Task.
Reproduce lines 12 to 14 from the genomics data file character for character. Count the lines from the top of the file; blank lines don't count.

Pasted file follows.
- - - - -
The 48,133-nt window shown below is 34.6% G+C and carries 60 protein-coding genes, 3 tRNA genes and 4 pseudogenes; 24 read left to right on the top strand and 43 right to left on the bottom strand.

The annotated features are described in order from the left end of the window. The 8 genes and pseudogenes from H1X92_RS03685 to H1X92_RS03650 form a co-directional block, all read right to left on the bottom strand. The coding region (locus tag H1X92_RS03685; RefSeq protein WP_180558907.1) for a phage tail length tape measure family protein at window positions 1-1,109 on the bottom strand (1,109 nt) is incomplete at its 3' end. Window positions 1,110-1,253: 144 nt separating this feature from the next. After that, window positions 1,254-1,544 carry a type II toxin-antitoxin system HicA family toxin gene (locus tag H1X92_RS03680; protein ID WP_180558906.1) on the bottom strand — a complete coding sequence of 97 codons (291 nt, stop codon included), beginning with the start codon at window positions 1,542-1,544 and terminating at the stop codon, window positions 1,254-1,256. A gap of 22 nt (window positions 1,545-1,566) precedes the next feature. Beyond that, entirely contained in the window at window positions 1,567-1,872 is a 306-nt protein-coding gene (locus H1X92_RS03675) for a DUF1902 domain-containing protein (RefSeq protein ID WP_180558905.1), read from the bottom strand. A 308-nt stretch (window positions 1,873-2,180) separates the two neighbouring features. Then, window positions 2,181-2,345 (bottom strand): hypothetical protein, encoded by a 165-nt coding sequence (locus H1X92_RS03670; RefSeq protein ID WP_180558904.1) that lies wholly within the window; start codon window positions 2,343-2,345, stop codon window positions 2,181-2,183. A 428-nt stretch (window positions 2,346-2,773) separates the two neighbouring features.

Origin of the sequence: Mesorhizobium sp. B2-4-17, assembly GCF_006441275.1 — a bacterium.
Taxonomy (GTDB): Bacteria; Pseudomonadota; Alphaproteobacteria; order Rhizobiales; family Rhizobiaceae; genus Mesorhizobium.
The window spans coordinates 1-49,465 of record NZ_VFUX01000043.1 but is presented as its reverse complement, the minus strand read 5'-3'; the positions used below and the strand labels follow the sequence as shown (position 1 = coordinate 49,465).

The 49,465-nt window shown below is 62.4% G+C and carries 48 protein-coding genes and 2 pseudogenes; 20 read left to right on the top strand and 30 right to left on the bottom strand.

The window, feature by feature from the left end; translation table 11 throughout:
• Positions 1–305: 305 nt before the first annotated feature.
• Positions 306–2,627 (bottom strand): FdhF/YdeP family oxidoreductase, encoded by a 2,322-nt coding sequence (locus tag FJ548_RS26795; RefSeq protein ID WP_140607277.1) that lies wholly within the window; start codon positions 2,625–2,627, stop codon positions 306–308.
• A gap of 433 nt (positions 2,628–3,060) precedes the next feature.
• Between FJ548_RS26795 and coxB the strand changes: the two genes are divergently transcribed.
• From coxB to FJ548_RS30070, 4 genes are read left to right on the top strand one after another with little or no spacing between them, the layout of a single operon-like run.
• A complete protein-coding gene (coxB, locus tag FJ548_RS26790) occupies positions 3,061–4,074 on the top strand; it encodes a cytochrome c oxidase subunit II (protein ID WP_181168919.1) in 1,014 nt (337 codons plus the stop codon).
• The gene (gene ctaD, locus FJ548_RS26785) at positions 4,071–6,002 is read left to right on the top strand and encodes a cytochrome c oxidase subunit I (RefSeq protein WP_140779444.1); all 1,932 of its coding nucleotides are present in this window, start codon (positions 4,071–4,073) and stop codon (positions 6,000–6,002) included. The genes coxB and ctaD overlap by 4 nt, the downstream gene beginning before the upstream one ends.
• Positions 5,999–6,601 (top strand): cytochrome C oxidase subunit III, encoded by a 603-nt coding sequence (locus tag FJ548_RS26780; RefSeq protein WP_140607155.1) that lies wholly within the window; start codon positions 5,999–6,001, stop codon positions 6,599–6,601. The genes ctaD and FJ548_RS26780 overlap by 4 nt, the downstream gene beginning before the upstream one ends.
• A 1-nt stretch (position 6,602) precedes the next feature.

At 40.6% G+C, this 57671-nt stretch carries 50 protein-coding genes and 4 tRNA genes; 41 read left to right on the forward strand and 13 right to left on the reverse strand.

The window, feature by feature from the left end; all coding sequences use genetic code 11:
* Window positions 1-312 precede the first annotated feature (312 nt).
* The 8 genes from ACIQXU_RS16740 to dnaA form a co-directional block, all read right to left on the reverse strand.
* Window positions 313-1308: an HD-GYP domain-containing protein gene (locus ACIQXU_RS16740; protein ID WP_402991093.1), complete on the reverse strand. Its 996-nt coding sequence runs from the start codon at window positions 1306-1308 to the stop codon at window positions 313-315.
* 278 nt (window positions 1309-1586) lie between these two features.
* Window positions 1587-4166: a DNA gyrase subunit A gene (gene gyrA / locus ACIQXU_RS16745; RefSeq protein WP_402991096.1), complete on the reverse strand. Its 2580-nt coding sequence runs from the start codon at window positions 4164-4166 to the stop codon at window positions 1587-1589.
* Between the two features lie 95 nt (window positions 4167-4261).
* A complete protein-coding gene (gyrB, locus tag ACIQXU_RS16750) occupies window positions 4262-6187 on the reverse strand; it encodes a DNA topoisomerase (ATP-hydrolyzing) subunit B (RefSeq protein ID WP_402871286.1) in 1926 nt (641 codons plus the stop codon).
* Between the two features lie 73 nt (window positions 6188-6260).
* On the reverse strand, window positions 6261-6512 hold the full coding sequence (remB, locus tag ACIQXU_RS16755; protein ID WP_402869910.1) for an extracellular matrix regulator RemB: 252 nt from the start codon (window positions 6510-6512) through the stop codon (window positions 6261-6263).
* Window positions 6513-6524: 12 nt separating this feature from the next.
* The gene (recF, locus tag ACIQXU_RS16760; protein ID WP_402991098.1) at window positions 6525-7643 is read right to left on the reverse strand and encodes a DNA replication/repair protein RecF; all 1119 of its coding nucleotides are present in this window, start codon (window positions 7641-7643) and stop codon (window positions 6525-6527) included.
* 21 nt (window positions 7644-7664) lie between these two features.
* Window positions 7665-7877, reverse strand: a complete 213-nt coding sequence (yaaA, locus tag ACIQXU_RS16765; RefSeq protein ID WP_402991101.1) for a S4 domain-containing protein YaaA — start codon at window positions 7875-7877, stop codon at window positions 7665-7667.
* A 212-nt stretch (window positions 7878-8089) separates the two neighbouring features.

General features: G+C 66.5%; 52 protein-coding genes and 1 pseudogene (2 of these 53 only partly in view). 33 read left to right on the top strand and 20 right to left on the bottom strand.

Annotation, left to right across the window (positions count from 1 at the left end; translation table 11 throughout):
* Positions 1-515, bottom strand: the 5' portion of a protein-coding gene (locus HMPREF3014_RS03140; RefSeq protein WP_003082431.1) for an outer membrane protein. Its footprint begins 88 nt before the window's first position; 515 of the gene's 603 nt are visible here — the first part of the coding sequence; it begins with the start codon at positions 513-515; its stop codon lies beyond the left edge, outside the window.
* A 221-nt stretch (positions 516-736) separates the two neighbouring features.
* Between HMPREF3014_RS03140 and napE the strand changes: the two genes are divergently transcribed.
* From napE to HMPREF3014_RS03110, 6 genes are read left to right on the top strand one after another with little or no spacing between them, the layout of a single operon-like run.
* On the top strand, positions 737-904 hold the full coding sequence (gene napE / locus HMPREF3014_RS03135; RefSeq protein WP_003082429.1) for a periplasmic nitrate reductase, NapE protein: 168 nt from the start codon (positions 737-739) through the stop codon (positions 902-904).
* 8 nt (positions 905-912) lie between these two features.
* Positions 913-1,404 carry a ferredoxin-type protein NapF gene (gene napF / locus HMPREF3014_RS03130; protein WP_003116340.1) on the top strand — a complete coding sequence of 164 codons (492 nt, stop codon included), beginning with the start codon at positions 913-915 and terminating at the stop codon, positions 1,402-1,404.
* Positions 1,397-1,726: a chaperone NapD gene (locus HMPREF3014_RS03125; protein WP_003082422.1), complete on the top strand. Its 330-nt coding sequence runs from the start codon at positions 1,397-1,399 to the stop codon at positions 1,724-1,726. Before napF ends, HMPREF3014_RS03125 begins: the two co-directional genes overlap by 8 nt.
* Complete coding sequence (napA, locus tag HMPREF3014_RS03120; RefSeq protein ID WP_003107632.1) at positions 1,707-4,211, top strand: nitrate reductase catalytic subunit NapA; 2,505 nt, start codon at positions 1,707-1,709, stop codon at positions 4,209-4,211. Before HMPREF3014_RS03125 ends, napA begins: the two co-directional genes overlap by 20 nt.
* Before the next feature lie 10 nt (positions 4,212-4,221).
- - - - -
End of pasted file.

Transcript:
• From coxB to FJ548_RS30070, 4 genes are read left to right on the top strand one after another with little or no spacing between them, the layout of a single operon-like run.
• A complete protein-coding gene (coxB, locus tag FJ548_RS26790) occupies positions 3,061–4,074 on the top strand; it encodes a cytochrome c oxidase subunit II (protein ID WP_181168919.1) in 1,014 nt (337 codons plus the stop codon).
• The gene (gene ctaD, locus FJ548_RS26785) at positions 4,071–6,002 is read left to right on the top strand and encodes a cytochrome c oxidase subunit I (RefSeq protein WP_140779444.1); all 1,932 of its coding nucleotides are present in this window, start codon (positions 4,071–4,073) and stop codon (positions 6,000–6,002) included. The genes coxB and ctaD overlap by 4 nt, the downstream gene beginning before the upstream one ends.